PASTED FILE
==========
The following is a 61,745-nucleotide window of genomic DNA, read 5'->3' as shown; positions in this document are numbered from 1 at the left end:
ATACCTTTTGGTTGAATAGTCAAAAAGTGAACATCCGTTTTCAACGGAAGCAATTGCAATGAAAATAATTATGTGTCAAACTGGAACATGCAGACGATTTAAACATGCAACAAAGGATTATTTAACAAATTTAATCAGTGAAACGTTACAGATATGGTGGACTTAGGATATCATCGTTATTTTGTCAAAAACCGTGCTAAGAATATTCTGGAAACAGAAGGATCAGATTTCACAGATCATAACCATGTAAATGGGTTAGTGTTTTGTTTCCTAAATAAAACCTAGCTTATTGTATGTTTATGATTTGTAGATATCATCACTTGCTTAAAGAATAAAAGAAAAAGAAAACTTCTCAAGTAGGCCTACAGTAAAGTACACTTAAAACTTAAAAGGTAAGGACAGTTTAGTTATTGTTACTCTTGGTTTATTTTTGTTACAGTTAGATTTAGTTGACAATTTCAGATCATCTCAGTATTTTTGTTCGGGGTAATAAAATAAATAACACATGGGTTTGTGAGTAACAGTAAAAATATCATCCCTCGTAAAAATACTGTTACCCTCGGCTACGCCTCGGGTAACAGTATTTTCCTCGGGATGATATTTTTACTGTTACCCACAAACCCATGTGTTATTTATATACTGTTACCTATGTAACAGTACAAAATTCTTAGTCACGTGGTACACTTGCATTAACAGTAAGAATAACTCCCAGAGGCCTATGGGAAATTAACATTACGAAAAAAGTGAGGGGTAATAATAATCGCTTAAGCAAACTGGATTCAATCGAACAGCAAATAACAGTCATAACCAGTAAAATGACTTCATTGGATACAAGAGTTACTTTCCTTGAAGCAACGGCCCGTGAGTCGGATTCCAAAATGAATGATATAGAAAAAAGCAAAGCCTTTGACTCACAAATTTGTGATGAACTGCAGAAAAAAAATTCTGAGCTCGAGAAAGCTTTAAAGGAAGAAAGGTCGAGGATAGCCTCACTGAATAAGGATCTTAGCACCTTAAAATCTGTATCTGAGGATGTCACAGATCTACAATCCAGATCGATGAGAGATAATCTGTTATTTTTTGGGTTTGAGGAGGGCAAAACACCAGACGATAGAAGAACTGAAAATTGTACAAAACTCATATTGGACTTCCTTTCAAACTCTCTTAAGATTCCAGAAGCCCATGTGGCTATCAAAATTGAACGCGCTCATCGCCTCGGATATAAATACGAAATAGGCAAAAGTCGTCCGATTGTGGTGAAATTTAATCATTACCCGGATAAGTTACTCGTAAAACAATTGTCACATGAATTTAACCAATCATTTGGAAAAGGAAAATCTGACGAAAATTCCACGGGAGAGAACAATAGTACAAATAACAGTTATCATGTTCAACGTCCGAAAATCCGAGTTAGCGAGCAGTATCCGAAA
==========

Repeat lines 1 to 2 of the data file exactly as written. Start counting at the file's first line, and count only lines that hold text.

The following is a 61,745-nucleotide window of genomic DNA, read 5'->3' as shown; positions in this document are numbered from 1 at the left end:
ATACCTTTTGGTTGAATAGTCAAAAAGTGAACATCCGTTTTCAACGGAAGCAATTGCAATGAAAATAATTATGTGTCAAACTGGAACATGCAGACGATTTAAACATGCAACAAAGGATTATTTAACAAATTTAATCAGTGAAACGTTACAGATATGGTGGACTTAGGATATCATCGTTATTTTGTCAAAAACCGTGCTAAGAATATTCTGGAAACAGAAGGATCAGATTTCACAGATCATAACCATGTAAATGGGTTAGTGTTTTGTTTCCTAAATAAAACCTAGCTTATTGTATGTTTATGATTTGTAGATATCATCACTTGCTTAAAGAATAAAAGAAAAAGAAAACTTCTCAAGTAGGCCTACAGTAAAGTACACTTAAAACTTAAAAGGTAAGGACAGTTTAGTTATTGTTACTCTTGGTTTATTTTTGTTACAGTTAGATTTAGTTGACAATTTCAGATCATCTCAGTATTTTTGTTCGGGGTAATAAAATAAATAACACATGGGTTTGTGAGTAACAGTAAAAATATCATCCCTCGTAAAAATACTGTTACCCTCGGCTACGCCTCGGGTAACAGTATTTTCCTCGGGATGATATTTTTACTGTTACCCACAAACCCATGTGTTATTTATATACTGTTACCTATGTAACAGTACAAAATTCTTAGTCACGTGGTACACTTGCATTAACAGTAAGAATAACTCCCAGAGGCCTATGGGAAATTAACATTACGAAAAAAGTGAGGGGTAATAATAATCGCTTAAGCAAACTGGATTCAATCGAACAGCAAATAACAGTCATAACCAGTAAAATGACTTCATTGGATACAAGAGTTACTTTCCTTGAAGCAACGGCCCGTGAGTCGGATTCCAAAATGAATGATATAGAAAAAAGCAAAGCCTTTGACTCACAAATTTGTGATGAACTGCAGAAAAAAAATTCTGAGCTCGAGAAAGCTTTAAAGGAAGAAAGGTCGAGGATAGCCTCACTGAATAAGGATCTTAGCACCTTAAAATCTGTATCTGAGGATGTCACAGATCTACAATCCAGATCGATGAGAGATAATCTGTTATTTTTTGGGTTTGAGGAGGGCAAAACACCAGACGATAGAAGAACTGAAAATTGTACAAAACTCATATTGGACTTCCTTTCAAACTCTCTTAAGATTCCAGAAGCCCATGTGGCTATCAAAATTGAACGCGCTCATCGCCTCGGATATAAATACGAAATAGGCAAAAGTCGTCCGATTGTGGTGAAATTTAATCATTACCCGGATAAGTTACTCGTAAAACAATTGTCACATGAATTTAACCAATCATTTGGAAAAGGAAAATCTGACGAAAATTCCACGGGAGAGAACAATAGTACAAATAACAGTTATCATGTTCAACGTCCGAAAATCCGAGTTAGCGAGCAGTATCCGAAA